The History-Making Moments You Might Have Missed at the Oscars
For starters, Steven Yeun became the first-ever East Asian American actor nominated for best actor, and director Chloé Zhao became the first woman of Asian descent to be nominated for Best Director. Not only that, this year marks the first time two women have been nominated for Best Director (Zhao and Promising Young Woman director Emerald Fennell).
As such, this year's Oscars promises a few history-making moments. Ahead, we break down all the historic firsts at the 2021 ceremony.
Yuh-Jung Youn Is the First Korean Woman to Win Best Supporting Actress
The Minari star became the first Korean actress in Oscars history to win Best Supporting Actress — and delivered perhaps the most delightful speech of the night.
Chloé Zhao Becomes the First Woman of Color to Win Best Director
The Nomadland director is the first woman of color and the second woman ever to win an Oscar for Best Director (Katheryn Bigelow was the first). Zhao was also the first woman to get four Oscar nominations in a single year, in the Best Film Editing, Best Adapted Screenplay, Best Director and Best Picture categories.
Ann Roth Becomes the Oldest Woman to Win an Oscar
At the age of 89, Ann Roth, costume designer for Ma Rainey's Black Bottom, became the oldest woman to win an Oscar. Roth took home the prize for Best Achievement in Costume Design for the Netflix film.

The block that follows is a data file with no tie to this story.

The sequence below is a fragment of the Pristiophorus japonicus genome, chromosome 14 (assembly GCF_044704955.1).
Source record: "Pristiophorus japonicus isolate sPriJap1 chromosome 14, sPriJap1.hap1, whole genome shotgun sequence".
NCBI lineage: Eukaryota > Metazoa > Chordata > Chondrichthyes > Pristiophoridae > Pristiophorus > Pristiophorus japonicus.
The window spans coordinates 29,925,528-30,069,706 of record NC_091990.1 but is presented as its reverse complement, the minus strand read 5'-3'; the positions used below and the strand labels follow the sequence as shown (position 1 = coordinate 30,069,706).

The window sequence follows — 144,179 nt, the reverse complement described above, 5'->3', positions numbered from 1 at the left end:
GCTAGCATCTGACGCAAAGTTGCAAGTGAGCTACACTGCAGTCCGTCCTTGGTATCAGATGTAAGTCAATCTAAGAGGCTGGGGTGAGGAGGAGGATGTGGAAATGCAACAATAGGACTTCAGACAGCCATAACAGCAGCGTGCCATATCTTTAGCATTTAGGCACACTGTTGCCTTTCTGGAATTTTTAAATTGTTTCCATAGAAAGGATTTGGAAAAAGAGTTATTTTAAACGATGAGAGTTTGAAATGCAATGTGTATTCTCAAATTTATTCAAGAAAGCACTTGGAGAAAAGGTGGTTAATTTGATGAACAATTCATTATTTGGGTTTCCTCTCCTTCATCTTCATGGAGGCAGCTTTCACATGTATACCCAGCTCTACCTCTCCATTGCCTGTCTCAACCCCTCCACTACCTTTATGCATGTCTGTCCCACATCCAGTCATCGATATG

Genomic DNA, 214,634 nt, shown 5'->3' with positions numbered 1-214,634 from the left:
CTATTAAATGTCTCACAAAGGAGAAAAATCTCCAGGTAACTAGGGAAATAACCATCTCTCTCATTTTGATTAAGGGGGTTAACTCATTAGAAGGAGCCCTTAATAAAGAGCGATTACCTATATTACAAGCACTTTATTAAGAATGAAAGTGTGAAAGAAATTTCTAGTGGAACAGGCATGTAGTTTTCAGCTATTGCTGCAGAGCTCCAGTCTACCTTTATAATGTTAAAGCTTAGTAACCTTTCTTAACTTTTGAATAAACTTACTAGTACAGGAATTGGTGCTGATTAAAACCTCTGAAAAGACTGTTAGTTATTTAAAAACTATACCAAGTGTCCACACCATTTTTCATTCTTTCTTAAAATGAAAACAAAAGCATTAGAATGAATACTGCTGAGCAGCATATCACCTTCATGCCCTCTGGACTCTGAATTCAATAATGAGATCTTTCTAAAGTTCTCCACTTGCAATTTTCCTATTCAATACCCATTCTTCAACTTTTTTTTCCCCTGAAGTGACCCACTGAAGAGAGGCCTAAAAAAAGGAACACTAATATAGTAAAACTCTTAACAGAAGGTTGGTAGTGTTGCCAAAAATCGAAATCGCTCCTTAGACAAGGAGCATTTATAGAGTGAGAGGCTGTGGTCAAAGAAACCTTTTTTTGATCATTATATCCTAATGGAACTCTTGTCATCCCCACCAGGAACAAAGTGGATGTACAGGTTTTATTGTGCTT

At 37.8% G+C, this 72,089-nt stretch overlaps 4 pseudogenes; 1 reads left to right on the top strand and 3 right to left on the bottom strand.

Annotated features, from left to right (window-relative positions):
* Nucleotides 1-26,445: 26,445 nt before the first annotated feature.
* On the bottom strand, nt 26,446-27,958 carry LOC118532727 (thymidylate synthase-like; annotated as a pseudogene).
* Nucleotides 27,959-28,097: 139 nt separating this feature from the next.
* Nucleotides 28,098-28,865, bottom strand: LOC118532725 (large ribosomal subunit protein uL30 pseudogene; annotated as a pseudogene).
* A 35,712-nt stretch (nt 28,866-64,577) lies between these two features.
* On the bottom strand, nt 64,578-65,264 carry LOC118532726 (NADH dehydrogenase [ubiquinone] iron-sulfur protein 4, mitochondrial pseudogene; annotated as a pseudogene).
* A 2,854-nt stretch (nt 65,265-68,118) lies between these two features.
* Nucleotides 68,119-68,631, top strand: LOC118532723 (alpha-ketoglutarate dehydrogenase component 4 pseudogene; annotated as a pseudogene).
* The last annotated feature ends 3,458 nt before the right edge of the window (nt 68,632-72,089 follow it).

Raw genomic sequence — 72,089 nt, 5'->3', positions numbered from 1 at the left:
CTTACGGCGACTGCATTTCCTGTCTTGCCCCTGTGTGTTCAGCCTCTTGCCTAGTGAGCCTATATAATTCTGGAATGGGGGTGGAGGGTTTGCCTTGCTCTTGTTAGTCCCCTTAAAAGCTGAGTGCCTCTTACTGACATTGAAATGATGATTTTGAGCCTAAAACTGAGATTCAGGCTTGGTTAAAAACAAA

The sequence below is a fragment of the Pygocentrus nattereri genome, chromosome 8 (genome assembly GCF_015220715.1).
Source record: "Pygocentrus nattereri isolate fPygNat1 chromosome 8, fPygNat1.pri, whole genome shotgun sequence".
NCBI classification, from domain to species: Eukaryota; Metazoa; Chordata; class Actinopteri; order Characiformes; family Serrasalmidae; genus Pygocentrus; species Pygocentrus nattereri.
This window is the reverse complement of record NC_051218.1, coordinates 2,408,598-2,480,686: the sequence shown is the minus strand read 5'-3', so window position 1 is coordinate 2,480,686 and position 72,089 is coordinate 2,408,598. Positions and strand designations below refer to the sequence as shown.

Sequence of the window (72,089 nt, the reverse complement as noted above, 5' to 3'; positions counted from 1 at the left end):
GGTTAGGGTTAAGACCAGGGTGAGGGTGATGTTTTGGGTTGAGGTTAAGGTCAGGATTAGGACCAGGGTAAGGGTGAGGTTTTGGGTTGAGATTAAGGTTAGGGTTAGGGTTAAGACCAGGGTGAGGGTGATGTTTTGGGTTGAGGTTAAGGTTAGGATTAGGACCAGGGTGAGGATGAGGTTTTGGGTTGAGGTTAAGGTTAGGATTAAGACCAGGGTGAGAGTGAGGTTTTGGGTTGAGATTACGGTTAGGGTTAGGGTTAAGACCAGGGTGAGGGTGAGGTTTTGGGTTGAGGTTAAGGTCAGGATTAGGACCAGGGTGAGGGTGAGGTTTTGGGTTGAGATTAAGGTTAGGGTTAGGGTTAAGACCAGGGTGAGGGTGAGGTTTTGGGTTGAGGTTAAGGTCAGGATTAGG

Jamika Wilson and Mia Neal Become the First Black Women to Win Oscar for Hair and Makeup
Wilson and Neal won the award alongside Sergio Lopez-Rivera for their work in Ma Rainey's Black Bottom.
"I want to say thank you to our ancestors who put the work in, were denied, but never gave up," Neal said in a speech. "And I also stand here as Jamika and I break this glass ceiling with so much excitement for the future. Because I can picture Black trans women standing up here and Asian sisters and our Latina sisters and Indigenous women, and I know that one day it won't be unusual or groundbreaking; it will just be normal."
Emerald Fennell Is the First Woman to Win a Screenplay Oscar in 13 Years
The Promising Young Woman screenwriter and director won Best Original Screenplay, the first time a woman has won that award since Diablo Cody took it home in 2008 for Juno.